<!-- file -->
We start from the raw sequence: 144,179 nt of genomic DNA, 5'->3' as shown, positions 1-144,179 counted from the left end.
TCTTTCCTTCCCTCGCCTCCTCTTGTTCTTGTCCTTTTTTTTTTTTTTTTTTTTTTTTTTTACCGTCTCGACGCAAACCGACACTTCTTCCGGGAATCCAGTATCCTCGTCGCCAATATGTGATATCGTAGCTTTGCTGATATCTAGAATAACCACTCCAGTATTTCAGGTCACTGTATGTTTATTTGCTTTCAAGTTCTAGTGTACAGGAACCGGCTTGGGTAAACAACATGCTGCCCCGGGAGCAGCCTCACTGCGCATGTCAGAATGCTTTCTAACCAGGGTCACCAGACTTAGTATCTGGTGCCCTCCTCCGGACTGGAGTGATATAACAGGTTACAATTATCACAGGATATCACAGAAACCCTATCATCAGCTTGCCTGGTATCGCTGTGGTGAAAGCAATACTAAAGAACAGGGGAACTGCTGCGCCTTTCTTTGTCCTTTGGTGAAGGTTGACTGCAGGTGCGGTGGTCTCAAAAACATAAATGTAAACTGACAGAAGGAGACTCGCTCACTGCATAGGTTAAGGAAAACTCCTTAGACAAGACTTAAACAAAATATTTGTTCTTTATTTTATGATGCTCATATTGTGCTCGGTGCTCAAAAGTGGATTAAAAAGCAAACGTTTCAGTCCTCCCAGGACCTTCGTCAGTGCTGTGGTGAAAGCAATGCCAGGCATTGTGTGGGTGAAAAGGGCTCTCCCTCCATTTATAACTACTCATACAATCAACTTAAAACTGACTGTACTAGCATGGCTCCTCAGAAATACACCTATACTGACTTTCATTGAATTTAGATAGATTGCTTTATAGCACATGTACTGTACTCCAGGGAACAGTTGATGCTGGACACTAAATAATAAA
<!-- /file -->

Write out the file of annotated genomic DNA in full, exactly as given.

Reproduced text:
We start from the raw sequence: 144,179 nt of genomic DNA, 5'->3' as shown, positions 1-144,179 counted from the left end.
TCTTTCCTTCCCTCGCCTCCTCTTGTTCTTGTCCTTTTTTTTTTTTTTTTTTTTTTTTTTTACCGTCTCGACGCAAACCGACACTTCTTCCGGGAATCCAGTATCCTCGTCGCCAATATGTGATATCGTAGCTTTGCTGATATCTAGAATAACCACTCCAGTATTTCAGGTCACTGTATGTTTATTTGCTTTCAAGTTCTAGTGTACAGGAACCGGCTTGGGTAAACAACATGCTGCCCCGGGAGCAGCCTCACTGCGCATGTCAGAATGCTTTCTAACCAGGGTCACCAGACTTAGTATCTGGTGCCCTCCTCCGGACTGGAGTGATATAACAGGTTACAATTATCACAGGATATCACAGAAACCCTATCATCAGCTTGCCTGGTATCGCTGTGGTGAAAGCAATACTAAAGAACAGGGGAACTGCTGCGCCTTTCTTTGTCCTTTGGTGAAGGTTGACTGCAGGTGCGGTGGTCTCAAAAACATAAATGTAAACTGACAGAAGGAGACTCGCTCACTGCATAGGTTAAGGAAAACTCCTTAGACAAGACTTAAACAAAATATTTGTTCTTTATTTTATGATGCTCATATTGTGCTCGGTGCTCAAAAGTGGATTAAAAAGCAAACGTTTCAGTCCTCCCAGGACCTTCGTCAGTGCTGTGGTGAAAGCAATGCCAGGCATTGTGTGGGTGAAAAGGGCTCTCCCTCCATTTATAACTACTCATACAATCAACTTAAAACTGACTGTACTAGCATGGCTCCTCAGAAATACACCTATACTGACTTTCATTGAATTTAGATAGATTGCTTTATAGCACATGTACTGTACTCCAGGGAACAGTTGATGCTGGACACTAAATAATAAA